How We Pass The Buck For Our Self Care
Updated: Mar 18, 2020
We all did it.
We had that secret sign to our parents that we didn't actually want to do what we were asking their permission for.
And then they were supposed to say "No" so that we could say, "Sorry, my parents said I can't".
Instead of "I don't feel comfortable with that. No thanks."
But now we're in adulthood trying to acknowledge our own needs rather than expecting others to fill them for us.
Because it is necessary for true intimacy and connection which makes the world go 'round!!
It feels amazing to love yourself regardless of what anyone says to disagree.
You get to have your own back to be able to put yourself out there and know you have a safe place when others reject you.
The self-compassion to give yourself the loving place to land when you dare boldly and bomb it big time.
Confidence. Freedom. These are word that my clients have used when they get their taste of vulnerability and the resulting intimacy with themselves.
And then they have it to offer to others.
But we are struggling to take a nap when we need it.
To eat good, healthy food just because we value ourselves so much.
To take time to get outdoors or do that thing that lights us up inside.
To tell ourselves we are doing great regardless of the angry teenager shouting about our many flaws.
To give ourselves the loving glance and wink in the mirror, the hug when life gets hard.
To allow others the responsibilities, anxieties, and struggles that belong to them rather than using it as an opportunity to boost our own self-image.
To receive joy, pleasure, presence, enjoyment without having to prove that we deserve it.
We use some common, socially acceptable ways to disown our wants and desires. and we use others to legitimize them to escape the uncomfortable ownership of just wanting something and claiming it.
But we buy our own lines hook, line, and sinker.
When we say out loud, "I don't have time to take care of myself"
"I can't because my kids (mom, neighbors, etc.) need me"
"I'll ask my husband..."
"It's my job..."
We actually believe this is why we aren't taking care of ourselves and not saying no when we don't actually want to do something.
Or saying yes when we actually do.
When we don't trust ourselves we will get false security by sharing the responsibility for our possibility of failure with someone else like:
My husband. Asking him to validate and give permission for wants and needs. A lot of our husbands totally support us in our desires to get out and do something fun but we hold back.
Personally my husband loves me getting out and doing things with my friends for a couple of reasons. He loves how happy and renewed I come back. He can see the joy on my face and the enthusiasm of my chatter as I share the reports of the views and wildlife and funny moments with my girls. Sometimes just myself.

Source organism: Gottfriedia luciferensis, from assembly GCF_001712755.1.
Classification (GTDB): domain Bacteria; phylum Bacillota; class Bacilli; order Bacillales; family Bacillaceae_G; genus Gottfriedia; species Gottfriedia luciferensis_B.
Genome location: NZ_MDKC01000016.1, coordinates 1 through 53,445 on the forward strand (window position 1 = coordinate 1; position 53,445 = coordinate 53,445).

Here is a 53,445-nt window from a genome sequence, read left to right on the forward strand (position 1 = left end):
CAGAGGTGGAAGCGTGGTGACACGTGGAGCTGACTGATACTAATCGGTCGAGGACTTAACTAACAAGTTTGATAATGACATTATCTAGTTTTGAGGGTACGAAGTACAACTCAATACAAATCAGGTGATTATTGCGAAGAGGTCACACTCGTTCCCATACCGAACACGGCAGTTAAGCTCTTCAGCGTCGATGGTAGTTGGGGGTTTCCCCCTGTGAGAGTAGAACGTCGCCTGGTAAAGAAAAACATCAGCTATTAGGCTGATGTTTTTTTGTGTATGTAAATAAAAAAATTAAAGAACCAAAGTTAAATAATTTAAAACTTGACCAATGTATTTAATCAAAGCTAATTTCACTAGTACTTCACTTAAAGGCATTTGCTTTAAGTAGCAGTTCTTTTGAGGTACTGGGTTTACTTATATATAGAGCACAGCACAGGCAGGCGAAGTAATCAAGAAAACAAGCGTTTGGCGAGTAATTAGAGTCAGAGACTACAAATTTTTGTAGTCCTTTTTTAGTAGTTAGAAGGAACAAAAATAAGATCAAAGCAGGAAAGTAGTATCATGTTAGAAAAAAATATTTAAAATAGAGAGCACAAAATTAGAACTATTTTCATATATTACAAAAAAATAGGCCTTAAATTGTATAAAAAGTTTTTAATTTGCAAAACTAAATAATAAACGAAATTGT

He also loves that he won't feel as bad when he goes out and does stuff for himself away from the family. Guys are often pretty good at taking time off.
God. Handing our responsibility to care for the gift He gave us....US, LIFE. As if we are playing a game of "warmer, warmer, cooler" rather than supported as agents in our own lives. When we subscribe to this we will use the idea that we will be blessed for our "obedience" in the form self-depravity. Rather than boldly using our ability to choose we put it out there that if we aren't actually choosing, but just following God's will, we will end up okay.
"I'll pray about it" becomes an out for actually saying yes or actually saying no and praying for validation of the way we have used our agency. We are given responsibility to take care of ourselves. It is ours. And God created us for joy. We put our own conditions on joy as if we must deserve it first disregarding the fact that we already do.
We are all free to act and feel and think in whatever ways we choose.
And give those rights and responsibilities away in a hand off if we choose too.
If you find that you are passing the buck.
If you are someone who doesn't feel worthy of taking a break until it is obvious to everyone that may judge you that you need it...
If you are someone that will run yourself into the ground so that you don't feel guilty resting...
If you are someone who defers your own care in favor of taking care of others who are capable of doing so themselves so you won't feel bad or be judged...
If you are someone who may allow yourself to "be at the party" but are the one that just won't enjoy it (there are things to do, others to tend to...)....
Will you consider looking at some of the thoughts that are behind this line of thinking?
The fact is that behind every feeling of guilt there is a thought that invokes guilt.